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Simply Entertaining: Serving ease key to buffet success

Thursday, February 14, 2002

By Mary Miller

Bifocals, the lightning rod, the odometer, the harmonica, the dinner buffet. Dinner buffet? Yes, Pennsylvania's own Benjamin Franklin is credited with introducing all these things, including the buffet. The French word buffet, meaning sideboard, already existed, but it took on new meaning when Franklin entertained French dignitaries by allowing them to serve themselves from a board placed on a trestle.

Even in an elegant setting, buffet dining is still informal. The most casual buffets are completely self-serve. A semi-formal buffet involves a server assisting with the main dish.

Since buffet foods are best prepared ahead of time, sliced ham, turkey and roast beef are good choices. So are presliced dishes, such as lasagna or quiche. Whatever you choose, the food shouldn't lose its appeal as it sits. Some dishes congeal, shrink or change color during the course of a buffet meal.

As a guideline, Lora Brody, author of "The Entertaining Survival Guide," suggests: "Offer one (non-threatening) entree such as chicken, one large vegetable dish with no meat in it, one grain or potato dish, and some buttered bread." Nothing too saucy, juicy or runny. Avoid slippery salads and long-stranded pasta dishes. They're difficult to scoop onto your plate.

Remember to pile serving bowls high. Be generous when estimating quantities. Vary shapes and heights of serving pieces. Pretty trays, unique baskets, and even clean produce or cheese shipping boxes will add interest to your table.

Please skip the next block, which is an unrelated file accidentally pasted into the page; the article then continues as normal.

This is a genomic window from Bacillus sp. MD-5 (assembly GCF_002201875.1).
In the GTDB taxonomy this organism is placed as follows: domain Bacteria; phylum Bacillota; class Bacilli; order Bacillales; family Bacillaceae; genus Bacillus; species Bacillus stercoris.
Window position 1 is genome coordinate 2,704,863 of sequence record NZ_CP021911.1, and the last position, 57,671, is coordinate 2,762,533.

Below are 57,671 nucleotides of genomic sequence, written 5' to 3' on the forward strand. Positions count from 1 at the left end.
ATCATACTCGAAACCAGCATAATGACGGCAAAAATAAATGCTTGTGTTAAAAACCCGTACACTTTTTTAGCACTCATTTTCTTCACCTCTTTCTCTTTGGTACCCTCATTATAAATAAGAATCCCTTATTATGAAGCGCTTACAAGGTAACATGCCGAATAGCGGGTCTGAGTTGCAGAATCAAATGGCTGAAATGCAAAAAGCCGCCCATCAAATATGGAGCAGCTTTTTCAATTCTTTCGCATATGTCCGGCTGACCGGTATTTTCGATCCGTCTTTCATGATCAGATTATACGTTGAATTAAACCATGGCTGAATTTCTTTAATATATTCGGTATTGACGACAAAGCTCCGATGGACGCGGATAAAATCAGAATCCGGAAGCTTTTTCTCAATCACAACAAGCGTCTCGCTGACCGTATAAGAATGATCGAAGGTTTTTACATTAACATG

Dig out your chafing dishes, heat-retaining casseroles or hot plates to keep foods warm. Place serving utensils next to each dish, making sure they're large enough not to sink in and become lost in your casserole. I once found a teaspoon in the bottom of a bowl of baked beans ... my own teaspoon, of course.

Place foods on the table in a logical progression from left to right with dessert either at the end of the line or at another table. Plates should be first, then entrees, then side dishes. Sauces, gravies and condiments should be next to what they go with. How will guests know that the white creamy stuff is horseradish sauce if it is near the chocolate cake?

Position silverware and napkins at the end of the buffet line, either set flat on the table or wrapped with the napkin. Unless your guests will be eating at small tables, all buffet foods should be eaten with a fork. It's too hard to balance more than one piece of cutlery on your lap. Place salt and pepper near eating spaces rather than at the buffet table.

Any flat surface can be used as a serving area. It can be covered with a cloth, place mats, fabric, a quilt; even squares of wheat grass or sod to make a waist-level picnic or Easter egg hunt in your home. (It looks great - just a little messy to clean up.) Either one large table or groupings of smaller tables will do. If using your dining room table for your buffet, move the chairs to the perimeter of the room for easy access to the food.

Sesame Green Beans

This recipe can be doubled or even tripled and can be made ahead of time.

1 1/2 pounds green beans, washed and ends trimmed
2 garlic cloves, finely chopped
1/4 cup soy sauce
1 tablespoon mild sesame oil
2 teaspoons oyster sauce
2 teaspoons lemon juice
1 teaspoon sugar
1/4 teaspoon freshly ground black pepper
1/4 cup sesame seeds, toasted

Fill a saucepan with 1 inch of water and add the green beans. Cover and bring to a boil. Cook for 3 minutes, or until the beans are crisp-tender. Drain them into a strainer and rinse with cold water, draining well.

In a saucepan, combine the garlic, soy sauce, sesame oil, oyster sauce, lemon juice, sugar and pepper. Heat over medium-high heat until bubbles appear at the edge of the pan. Watch carefully; when the bubbles extend to the middle of the pan, remove from the heat immediately. Pour the sauce over the beans and toss to mix. Add the sesame seeds and toss again. Serve warm or cold. Serves 6 to 8.

"The Entertaining Survival Guide"

Mary Miller is a Fox Chapel-based registered dietitian and food writer. Her column appears twice monthly..

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